In the Islamic worldview, justice denotes placing things in their rightful place. It also means giving others equal treatment. In Islam, justice is also a moral virtue and an attribute of human personality, as it is in the Western tradition. Justice is close to equality in the sense that it creates a state of equilibrium in the distribution of rights and duties, but they are not identical. Sometimes, justice is achieved through inequality, like in unequal distribution of wealth. The Prophet of Islam declared:
“There are seven categories of people whom God will shelter under His shade on the Day when there will be no shade except His. [One is] the just leader.”(Saheeh Muslim)
God spoke to His Messenger in this manner:
“O My slaves, I have forbidden injustice for Myself and forbade it also for you. So avoid being unjust to one another.” (Saheeh Muslim)
Thus, justice represents moral rectitude and fairness, since it means things should be where they belong.
The Quran, the sacred scripture of Islam, considers justice to be a supreme virtue. It is a basic objective of Islam to the degree that it stands next in order of priority to belief in God’s exclusive right to worship (Tawheed) and the truth of Muhammad’s prophethood. God declares in the Quran:
“God commands justice and fair dealing...” (Quran 16:90)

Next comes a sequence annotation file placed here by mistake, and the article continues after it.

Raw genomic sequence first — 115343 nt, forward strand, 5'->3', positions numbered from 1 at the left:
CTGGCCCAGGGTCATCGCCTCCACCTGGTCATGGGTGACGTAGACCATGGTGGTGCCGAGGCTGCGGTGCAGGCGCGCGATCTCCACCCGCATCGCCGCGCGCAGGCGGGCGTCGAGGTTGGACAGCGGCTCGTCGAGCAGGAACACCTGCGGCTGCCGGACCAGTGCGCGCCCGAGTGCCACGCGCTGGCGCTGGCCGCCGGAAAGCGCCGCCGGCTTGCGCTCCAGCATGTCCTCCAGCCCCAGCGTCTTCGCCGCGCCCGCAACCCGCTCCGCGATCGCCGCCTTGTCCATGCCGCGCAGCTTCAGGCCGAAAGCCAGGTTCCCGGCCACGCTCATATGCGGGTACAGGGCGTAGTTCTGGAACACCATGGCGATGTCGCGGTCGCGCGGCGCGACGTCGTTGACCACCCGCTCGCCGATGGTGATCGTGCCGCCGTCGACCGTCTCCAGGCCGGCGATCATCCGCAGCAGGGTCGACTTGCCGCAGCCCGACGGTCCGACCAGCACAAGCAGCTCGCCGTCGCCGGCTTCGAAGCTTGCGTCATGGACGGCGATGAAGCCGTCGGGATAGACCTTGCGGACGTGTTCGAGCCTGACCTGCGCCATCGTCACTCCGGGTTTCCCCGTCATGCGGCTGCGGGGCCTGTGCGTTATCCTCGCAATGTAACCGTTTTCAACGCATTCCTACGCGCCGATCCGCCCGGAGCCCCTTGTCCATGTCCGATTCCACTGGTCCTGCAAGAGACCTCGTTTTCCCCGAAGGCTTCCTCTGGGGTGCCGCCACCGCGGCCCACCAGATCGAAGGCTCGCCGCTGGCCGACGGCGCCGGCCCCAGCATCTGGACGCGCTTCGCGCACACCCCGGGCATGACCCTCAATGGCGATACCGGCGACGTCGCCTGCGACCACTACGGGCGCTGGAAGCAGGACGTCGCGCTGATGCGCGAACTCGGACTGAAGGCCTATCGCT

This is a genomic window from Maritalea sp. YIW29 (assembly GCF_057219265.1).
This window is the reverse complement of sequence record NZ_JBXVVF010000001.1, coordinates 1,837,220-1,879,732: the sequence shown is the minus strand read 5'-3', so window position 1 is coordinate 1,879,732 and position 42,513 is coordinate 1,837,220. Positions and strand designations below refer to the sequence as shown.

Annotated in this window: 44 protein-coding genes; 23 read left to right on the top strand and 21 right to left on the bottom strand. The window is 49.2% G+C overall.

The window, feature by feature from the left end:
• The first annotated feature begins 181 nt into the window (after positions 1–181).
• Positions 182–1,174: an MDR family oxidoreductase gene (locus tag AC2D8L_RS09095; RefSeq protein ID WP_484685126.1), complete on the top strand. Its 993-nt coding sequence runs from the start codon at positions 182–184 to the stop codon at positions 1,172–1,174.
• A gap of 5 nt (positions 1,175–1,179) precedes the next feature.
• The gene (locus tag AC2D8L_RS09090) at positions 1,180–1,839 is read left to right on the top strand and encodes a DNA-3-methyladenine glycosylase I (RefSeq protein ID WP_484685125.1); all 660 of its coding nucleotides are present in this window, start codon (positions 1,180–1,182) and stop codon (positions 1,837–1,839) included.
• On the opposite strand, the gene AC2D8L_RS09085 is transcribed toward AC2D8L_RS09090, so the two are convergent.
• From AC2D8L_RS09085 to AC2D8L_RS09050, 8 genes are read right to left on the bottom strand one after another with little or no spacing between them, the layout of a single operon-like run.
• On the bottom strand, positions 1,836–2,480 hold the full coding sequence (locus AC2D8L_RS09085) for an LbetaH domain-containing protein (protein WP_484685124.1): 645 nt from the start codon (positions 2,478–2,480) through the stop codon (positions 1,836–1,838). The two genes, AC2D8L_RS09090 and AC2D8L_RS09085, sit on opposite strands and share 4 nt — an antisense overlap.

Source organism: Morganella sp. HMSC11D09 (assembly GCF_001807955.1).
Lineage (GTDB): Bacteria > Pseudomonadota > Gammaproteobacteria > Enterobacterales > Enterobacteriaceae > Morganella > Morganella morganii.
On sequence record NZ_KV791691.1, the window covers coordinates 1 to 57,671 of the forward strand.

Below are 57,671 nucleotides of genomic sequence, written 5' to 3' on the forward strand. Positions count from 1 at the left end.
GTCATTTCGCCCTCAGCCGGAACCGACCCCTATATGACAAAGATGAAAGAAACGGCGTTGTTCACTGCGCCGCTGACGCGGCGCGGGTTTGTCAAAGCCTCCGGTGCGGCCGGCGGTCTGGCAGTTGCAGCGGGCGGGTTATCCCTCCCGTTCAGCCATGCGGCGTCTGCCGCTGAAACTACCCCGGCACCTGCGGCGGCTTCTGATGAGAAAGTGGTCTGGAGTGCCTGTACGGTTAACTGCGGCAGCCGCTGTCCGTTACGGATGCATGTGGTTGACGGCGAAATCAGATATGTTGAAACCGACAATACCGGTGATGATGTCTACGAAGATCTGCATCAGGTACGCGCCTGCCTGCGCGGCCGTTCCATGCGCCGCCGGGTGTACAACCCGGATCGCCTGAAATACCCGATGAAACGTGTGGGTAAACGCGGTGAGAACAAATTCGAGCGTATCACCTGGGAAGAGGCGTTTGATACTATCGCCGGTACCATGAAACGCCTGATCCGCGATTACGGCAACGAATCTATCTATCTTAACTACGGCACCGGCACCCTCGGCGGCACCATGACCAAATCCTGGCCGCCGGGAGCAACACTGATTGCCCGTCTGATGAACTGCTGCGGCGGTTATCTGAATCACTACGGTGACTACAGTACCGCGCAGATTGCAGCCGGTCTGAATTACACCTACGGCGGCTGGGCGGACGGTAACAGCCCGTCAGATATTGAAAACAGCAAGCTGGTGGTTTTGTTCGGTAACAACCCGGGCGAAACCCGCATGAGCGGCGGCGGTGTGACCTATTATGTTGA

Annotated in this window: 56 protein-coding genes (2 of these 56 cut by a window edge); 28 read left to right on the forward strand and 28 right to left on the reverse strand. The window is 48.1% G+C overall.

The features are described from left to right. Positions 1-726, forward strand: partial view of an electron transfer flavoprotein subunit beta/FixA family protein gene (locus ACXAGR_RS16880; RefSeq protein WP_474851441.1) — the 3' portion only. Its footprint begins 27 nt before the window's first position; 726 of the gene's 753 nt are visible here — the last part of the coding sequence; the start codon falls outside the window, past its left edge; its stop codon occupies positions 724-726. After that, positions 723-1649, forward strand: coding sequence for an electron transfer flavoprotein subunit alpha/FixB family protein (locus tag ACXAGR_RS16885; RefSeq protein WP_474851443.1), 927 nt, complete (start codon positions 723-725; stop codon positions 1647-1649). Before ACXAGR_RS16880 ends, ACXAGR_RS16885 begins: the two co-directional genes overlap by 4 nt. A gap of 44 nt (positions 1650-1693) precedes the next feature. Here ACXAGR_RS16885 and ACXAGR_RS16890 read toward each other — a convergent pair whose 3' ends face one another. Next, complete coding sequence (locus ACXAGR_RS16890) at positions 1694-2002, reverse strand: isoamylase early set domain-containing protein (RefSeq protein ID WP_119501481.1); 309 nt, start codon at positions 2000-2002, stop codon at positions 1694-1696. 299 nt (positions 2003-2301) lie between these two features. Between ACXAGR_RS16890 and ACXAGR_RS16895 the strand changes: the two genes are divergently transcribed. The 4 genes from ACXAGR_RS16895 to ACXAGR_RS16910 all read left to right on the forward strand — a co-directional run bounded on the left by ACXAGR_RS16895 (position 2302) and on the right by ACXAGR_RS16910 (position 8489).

And in another passage:
“O you who believe, be upright for God, and (be) bearers of witness with justice!...” (Quran 5:8)
Therefore, one may conclude that justice is an obligation of Islam and injustice is forbidden. The centrality of justice to the Quranic value system is displayed by the following verse:
“We sent Our Messengers with clear signs and sent down with them the Book and the Measure in order to establish justice among the people…” (Quran 57:25)
The phrase ‘Our Messengers’ shows that justice has been the goal of all revelation and scriptures sent to humanity. The verse also shows that justice must be measured and implemented by the standards and guidelines set by revelation. Islam’s approach to justice is comprehensive and all-embracing. Any path that leads to justice is deemed to be in harmony with Islamic Law. God has demanded justice and, although He has not prescribed a specific route, has provided general guidelines, on how to achieve it. He has neither prescribed a fixed means by which it can be obtained, nor has He declared invalid any particular means or methods that can lead to justice. Therefore, all means, procedures, and methods that facilitate, refine, and advance the cause of justice, and do not violate the Islamic Law are valid.